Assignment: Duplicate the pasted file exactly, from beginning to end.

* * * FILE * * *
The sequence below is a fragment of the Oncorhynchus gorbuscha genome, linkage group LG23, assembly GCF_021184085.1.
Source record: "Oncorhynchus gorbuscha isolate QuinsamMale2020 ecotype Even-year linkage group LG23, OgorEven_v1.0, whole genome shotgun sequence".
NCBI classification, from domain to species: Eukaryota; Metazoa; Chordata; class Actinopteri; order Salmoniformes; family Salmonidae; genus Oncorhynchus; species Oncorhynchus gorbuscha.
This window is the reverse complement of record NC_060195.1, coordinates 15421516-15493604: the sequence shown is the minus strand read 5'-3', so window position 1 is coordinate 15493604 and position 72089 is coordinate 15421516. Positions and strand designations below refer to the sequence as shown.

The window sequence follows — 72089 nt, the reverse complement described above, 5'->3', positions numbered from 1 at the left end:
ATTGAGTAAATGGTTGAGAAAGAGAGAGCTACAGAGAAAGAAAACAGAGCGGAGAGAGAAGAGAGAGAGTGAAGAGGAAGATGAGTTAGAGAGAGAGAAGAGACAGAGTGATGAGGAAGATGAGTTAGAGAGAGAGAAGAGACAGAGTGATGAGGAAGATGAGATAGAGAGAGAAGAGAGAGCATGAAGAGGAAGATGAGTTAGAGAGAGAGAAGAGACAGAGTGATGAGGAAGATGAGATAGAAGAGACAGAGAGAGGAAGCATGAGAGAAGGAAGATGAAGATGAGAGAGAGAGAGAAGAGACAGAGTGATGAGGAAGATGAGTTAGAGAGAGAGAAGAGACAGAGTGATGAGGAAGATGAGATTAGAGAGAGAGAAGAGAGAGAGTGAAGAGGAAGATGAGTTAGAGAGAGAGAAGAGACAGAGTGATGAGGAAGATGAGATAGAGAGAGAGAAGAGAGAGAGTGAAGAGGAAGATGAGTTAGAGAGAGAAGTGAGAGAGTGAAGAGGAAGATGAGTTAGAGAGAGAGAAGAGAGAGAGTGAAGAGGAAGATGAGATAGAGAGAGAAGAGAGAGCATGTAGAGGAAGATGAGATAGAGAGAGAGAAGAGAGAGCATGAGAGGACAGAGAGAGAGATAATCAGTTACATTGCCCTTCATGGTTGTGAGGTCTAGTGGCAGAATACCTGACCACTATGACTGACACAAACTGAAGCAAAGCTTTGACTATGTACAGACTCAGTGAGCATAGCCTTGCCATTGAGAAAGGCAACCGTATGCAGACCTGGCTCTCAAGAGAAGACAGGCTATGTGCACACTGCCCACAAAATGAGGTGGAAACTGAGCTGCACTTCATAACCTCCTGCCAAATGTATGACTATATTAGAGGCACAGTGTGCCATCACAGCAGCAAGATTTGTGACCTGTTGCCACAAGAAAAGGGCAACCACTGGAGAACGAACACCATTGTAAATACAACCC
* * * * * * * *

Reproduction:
The sequence below is a fragment of the Oncorhynchus gorbuscha genome, linkage group LG23, assembly GCF_021184085.1.
Source record: "Oncorhynchus gorbuscha isolate QuinsamMale2020 ecotype Even-year linkage group LG23, OgorEven_v1.0, whole genome shotgun sequence".
NCBI classification, from domain to species: Eukaryota; Metazoa; Chordata; class Actinopteri; order Salmoniformes; family Salmonidae; genus Oncorhynchus; species Oncorhynchus gorbuscha.
This window is the reverse complement of record NC_060195.1, coordinates 15421516-15493604: the sequence shown is the minus strand read 5'-3', so window position 1 is coordinate 15493604 and position 72089 is coordinate 15421516. Positions and strand designations below refer to the sequence as shown.

The window sequence follows — 72089 nt, the reverse complement described above, 5'->3', positions numbered from 1 at the left end:
ATTGAGTAAATGGTTGAGAAAGAGAGAGCTACAGAGAAAGAAAACAGAGCGGAGAGAGAAGAGAGAGAGTGAAGAGGAAGATGAGTTAGAGAGAGAGAAGAGACAGAGTGATGAGGAAGATGAGTTAGAGAGAGAGAAGAGACAGAGTGATGAGGAAGATGAGATAGAGAGAGAAGAGAGAGCATGAAGAGGAAGATGAGTTAGAGAGAGAGAAGAGACAGAGTGATGAGGAAGATGAGATAGAAGAGACAGAGAGAGGAAGCATGAGAGAAGGAAGATGAAGATGAGAGAGAGAGAGAAGAGACAGAGTGATGAGGAAGATGAGTTAGAGAGAGAGAAGAGACAGAGTGATGAGGAAGATGAGATTAGAGAGAGAGAAGAGAGAGAGTGAAGAGGAAGATGAGTTAGAGAGAGAGAAGAGACAGAGTGATGAGGAAGATGAGATAGAGAGAGAGAAGAGAGAGAGTGAAGAGGAAGATGAGTTAGAGAGAGAAGTGAGAGAGTGAAGAGGAAGATGAGTTAGAGAGAGAGAAGAGAGAGAGTGAAGAGGAAGATGAGATAGAGAGAGAAGAGAGAGCATGTAGAGGAAGATGAGATAGAGAGAGAGAAGAGAGAGCATGAGAGGACAGAGAGAGAGATAATCAGTTACATTGCCCTTCATGGTTGTGAGGTCTAGTGGCAGAATACCTGACCACTATGACTGACACAAACTGAAGCAAAGCTTTGACTATGTACAGACTCAGTGAGCATAGCCTTGCCATTGAGAAAGGCAACCGTATGCAGACCTGGCTCTCAAGAGAAGACAGGCTATGTGCACACTGCCCACAAAATGAGGTGGAAACTGAGCTGCACTTCATAACCTCCTGCCAAATGTATGACTATATTAGAGGCACAGTGTGCCATCACAGCAGCAAGATTTGTGACCTGTTGCCACAAGAAAAGGGCAACCACTGGAGAACGAACACCATTGTAAATACAACCC